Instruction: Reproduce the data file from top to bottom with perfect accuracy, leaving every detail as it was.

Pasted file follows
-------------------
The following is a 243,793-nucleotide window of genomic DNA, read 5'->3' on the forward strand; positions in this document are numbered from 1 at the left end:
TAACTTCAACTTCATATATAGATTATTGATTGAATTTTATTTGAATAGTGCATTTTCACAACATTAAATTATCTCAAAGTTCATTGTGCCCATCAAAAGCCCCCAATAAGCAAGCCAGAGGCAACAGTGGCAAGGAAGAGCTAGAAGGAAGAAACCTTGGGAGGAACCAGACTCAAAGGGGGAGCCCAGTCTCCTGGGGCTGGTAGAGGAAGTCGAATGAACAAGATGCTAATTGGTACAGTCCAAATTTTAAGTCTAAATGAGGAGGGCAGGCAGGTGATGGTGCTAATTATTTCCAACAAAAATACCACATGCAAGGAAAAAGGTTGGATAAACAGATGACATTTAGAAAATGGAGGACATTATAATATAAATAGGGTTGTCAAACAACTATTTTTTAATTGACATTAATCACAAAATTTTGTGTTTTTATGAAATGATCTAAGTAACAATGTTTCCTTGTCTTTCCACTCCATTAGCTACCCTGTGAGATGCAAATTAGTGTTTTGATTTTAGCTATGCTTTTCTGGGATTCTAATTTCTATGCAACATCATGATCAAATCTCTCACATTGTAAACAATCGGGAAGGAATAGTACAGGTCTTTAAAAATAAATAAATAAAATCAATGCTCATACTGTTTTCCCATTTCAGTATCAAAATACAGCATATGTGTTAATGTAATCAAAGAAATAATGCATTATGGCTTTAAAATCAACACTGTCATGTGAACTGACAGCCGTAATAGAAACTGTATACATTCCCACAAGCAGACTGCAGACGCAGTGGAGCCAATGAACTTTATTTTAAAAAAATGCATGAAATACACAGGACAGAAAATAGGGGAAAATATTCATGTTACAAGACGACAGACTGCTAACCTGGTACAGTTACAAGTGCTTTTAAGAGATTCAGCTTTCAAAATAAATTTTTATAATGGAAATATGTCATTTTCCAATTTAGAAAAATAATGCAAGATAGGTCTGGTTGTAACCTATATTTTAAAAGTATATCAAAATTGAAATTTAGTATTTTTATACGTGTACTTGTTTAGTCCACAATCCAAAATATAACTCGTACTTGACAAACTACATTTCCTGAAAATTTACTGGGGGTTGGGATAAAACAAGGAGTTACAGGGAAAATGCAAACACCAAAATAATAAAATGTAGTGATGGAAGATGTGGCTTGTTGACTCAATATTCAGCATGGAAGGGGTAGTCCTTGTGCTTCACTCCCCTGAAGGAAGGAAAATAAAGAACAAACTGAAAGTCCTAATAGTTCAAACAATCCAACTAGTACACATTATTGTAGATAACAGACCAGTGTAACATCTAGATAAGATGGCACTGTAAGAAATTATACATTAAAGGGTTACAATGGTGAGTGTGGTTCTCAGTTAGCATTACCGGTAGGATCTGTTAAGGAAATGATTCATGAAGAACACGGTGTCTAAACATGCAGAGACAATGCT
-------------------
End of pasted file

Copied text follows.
The following is a 243,793-nucleotide window of genomic DNA, read 5'->3' on the forward strand; positions in this document are numbered from 1 at the left end:
TAACTTCAACTTCATATATAGATTATTGATTGAATTTTATTTGAATAGTGCATTTTCACAACATTAAATTATCTCAAAGTTCATTGTGCCCATCAAAAGCCCCCAATAAGCAAGCCAGAGGCAACAGTGGCAAGGAAGAGCTAGAAGGAAGAAACCTTGGGAGGAACCAGACTCAAAGGGGGAGCCCAGTCTCCTGGGGCTGGTAGAGGAAGTCGAATGAACAAGATGCTAATTGGTACAGTCCAAATTTTAAGTCTAAATGAGGAGGGCAGGCAGGTGATGGTGCTAATTATTTCCAACAAAAATACCACATGCAAGGAAAAAGGTTGGATAAACAGATGACATTTAGAAAATGGAGGACATTATAATATAAATAGGGTTGTCAAACAACTATTTTTTAATTGACATTAATCACAAAATTTTGTGTTTTTATGAAATGATCTAAGTAACAATGTTTCCTTGTCTTTCCACTCCATTAGCTACCCTGTGAGATGCAAATTAGTGTTTTGATTTTAGCTATGCTTTTCTGGGATTCTAATTTCTATGCAACATCATGATCAAATCTCTCACATTGTAAACAATCGGGAAGGAATAGTACAGGTCTTTAAAAATAAATAAATAAAATCAATGCTCATACTGTTTTCCCATTTCAGTATCAAAATACAGCATATGTGTTAATGTAATCAAAGAAATAATGCATTATGGCTTTAAAATCAACACTGTCATGTGAACTGACAGCCGTAATAGAAACTGTATACATTCCCACAAGCAGACTGCAGACGCAGTGGAGCCAATGAACTTTATTTTAAAAAAATGCATGAAATACACAGGACAGAAAATAGGGGAAAATATTCATGTTACAAGACGACAGACTGCTAACCTGGTACAGTTACAAGTGCTTTTAAGAGATTCAGCTTTCAAAATAAATTTTTATAATGGAAATATGTCATTTTCCAATTTAGAAAAATAATGCAAGATAGGTCTGGTTGTAACCTATATTTTAAAAGTATATCAAAATTGAAATTTAGTATTTTTATACGTGTACTTGTTTAGTCCACAATCCAAAATATAACTCGTACTTGACAAACTACATTTCCTGAAAATTTACTGGGGGTTGGGATAAAACAAGGAGTTACAGGGAAAATGCAAACACCAAAATAATAAAATGTAGTGATGGAAGATGTGGCTTGTTGACTCAATATTCAGCATGGAAGGGGTAGTCCTTGTGCTTCACTCCCCTGAAGGAAGGAAAATAAAGAACAAACTGAAAGTCCTAATAGTTCAAACAATCCAACTAGTACACATTATTGTAGATAACAGACCAGTGTAACATCTAGATAAGATGGCACTGTAAGAAATTATACATTAAAGGGTTACAATGGTGAGTGTGGTTCTCAGTTAGCATTACCGGTAGGATCTGTTAAGGAAATGATTCATGAAGAACACGGTGTCTAAACATGCAGAGACAATGCT